She still remembered plainly, how in those days she wandered about the garden with her hair in a thick plait, hanging down her back, light kid mittens, and a fresh moss rose in her bosom.

At one time she would sit dreaming in the shade of a softly sighing tree, at another she would climb the dyke by the field, and shading her eyes with her hands, would look out into the sunlit landscape—as if every day she really expected two wandering "Students" to appear on the horizon.[1] She pictured to herself exactly what they looked like, how—dusty and sunburnt—they would peep inquisitively in at the garden gate, and how her father would appear on the verandah and ask them in; how at first they would be shy, but gradually become lively and frank, and would end by singing Bellman's Songs[2] in the garden by moonlight; how at last one of them,—not the merry and amusing one, but the one with the deep dark eyes—would, on taking leave, press her hand and stammer some agitated words about not forgetting him, and how in the following year he would come back, having taken his degree, and ask her father for her hand with earnest words.

But no tourists ever came to that desolate corner of the country, and summer after summer went by without the smallest sign of a romantic episode. Ragnhild Tönnesen used to smile when she looked back at her youthful dreams. She had often been troubled later by suitors among the beer-fattened Squire's sons, who evidently were quite unable to grasp that she—especially now that she was no longer in her first youth—did not gratefully accept their offers. But otherwise the years she had passed at her father's side had slipped by without any experiences of interest whatever. Now and then, when she looked back at her life, she could hardly believe that she was not more than four and twenty, and still in the height of her bloom. She felt certain that she must have begun to grow old. In short, there was nothing in the world which realized her anticipations except her music. Even her annual visit to Copenhagen, which in the first few years of her country life had been like one long fête lasting three weeks, and for which she had prepared herself for months with delight, no longer gave her any real pleasure. After a time she had become strange to city life, her old friends and acquaintances were scattered, her aunts were dead—and then after it, her home life seemed doubly empty, and nature around her doubly dismal in its mute stony lifelessness.

Therefore it was not at all agreeable to her when her father decided to take a curate. She did not want to be disturbed in the state of somnolency into which, by degrees, she had dropped. When, in addition, she perceived that people, even before the arrival of the curate, coupled their names, it did not dispose her more pleasantly towards him: on this account the relations between them were at first decidedly cool, not to say strained. But when she gradually saw that the new house-mate only wanted to live in the same undisturbed reserve as she herself, she became more easily reconciled to his daily presence. When, at the same time, she discovered his taste for music, and that he had made the acquaintance of some of the most renowned composers at his father's house, about whom it amused her to hear, he began little by little to rouse her interest. As Emanuel also felt an even greater need for some one to talk to, and in whom to confide, an unconstrained and half confidential relation arose between them little by little, and almost without their knowing it, which roused the Provst's attention and reflection.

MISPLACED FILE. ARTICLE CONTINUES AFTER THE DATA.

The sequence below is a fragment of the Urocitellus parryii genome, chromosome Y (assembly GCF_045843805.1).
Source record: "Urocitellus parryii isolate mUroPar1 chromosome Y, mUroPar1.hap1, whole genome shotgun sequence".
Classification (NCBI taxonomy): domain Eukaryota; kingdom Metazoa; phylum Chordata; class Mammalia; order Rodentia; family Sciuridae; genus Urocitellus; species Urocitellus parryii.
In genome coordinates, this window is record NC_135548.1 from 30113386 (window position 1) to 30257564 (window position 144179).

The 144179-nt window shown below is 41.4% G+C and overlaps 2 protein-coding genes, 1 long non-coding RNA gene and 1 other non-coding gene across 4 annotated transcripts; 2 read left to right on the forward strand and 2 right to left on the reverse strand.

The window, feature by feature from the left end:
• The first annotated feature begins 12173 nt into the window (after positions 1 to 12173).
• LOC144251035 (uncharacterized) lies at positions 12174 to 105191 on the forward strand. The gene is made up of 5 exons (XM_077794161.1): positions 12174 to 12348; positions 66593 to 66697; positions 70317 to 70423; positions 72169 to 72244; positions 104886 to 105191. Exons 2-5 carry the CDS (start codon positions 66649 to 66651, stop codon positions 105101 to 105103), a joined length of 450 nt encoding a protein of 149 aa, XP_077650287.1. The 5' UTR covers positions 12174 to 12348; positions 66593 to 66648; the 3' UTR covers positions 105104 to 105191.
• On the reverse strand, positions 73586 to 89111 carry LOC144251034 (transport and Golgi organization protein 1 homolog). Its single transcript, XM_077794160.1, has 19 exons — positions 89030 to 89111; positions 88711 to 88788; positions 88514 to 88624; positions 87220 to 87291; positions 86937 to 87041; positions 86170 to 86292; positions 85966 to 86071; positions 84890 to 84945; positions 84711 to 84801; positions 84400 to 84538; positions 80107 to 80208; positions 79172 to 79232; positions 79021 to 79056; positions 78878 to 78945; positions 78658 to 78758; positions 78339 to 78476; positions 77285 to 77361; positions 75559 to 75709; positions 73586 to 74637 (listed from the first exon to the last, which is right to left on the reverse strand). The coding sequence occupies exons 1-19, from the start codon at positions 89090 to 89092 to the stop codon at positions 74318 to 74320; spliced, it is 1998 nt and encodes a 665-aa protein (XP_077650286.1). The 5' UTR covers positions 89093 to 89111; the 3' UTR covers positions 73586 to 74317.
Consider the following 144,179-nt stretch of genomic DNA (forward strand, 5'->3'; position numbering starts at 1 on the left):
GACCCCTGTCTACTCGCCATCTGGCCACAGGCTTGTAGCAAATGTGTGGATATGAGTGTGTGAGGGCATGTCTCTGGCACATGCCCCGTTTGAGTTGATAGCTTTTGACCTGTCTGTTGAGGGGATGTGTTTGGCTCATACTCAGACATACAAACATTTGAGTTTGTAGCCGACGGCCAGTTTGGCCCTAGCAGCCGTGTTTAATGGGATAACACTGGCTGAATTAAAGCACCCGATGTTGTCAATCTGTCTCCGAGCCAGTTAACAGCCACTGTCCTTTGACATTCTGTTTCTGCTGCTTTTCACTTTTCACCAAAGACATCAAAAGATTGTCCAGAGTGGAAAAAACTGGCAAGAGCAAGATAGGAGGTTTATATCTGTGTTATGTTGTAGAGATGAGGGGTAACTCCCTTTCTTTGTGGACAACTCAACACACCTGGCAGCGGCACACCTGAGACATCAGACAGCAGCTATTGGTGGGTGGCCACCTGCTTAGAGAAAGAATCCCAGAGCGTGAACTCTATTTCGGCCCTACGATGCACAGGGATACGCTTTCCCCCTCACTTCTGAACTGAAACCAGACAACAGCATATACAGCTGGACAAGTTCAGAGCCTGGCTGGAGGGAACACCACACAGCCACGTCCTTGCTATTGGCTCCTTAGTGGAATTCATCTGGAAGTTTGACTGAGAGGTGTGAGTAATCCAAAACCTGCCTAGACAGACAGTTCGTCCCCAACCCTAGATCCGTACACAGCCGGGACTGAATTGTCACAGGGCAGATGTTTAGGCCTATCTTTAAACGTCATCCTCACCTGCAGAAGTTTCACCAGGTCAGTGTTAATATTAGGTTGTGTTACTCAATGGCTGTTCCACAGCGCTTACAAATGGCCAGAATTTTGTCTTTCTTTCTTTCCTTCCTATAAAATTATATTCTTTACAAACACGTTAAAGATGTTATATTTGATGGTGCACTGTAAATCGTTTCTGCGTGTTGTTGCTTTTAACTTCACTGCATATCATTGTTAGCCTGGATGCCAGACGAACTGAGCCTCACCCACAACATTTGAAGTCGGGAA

When, however, the Provst—and others—laid plans for the future of the young people founded on this relationship, they rested on a complete misunderstanding. Although Miss Ragnhild was in reality the younger of the two, she considered herself the superior of the curate, both in age and experience. She looked upon him as a right-minded and warm-hearted, but slightly peculiar person, who had been driven by unfortunate circumstances at home to seek new worlds among strangers. Even his name, Emanuel, had from the first thrown a comic air over his personality. His youth and helplessness had later awakened her motherly instincts, and the more depressed and reserved he became in the course of the winter, the more she had seen him suffer under the disappointments she knew so well herself, so much the more she felt the necessity of winning his confidence, so as if possible to cheer and distract him a little.

From the very beginning there had not been the slightest trace of love on either side—and in this respect there was no misunderstanding between them either.

  1. This refers to one of Johan Ludwig Heiberg's (1791–1860) Vaudevilles, "The adventures of a walking tour," always much played in Denmark, in which the heroes are two students.
  2. Charles Michael Bellman's (1741–1795) "Swedish Student Songs."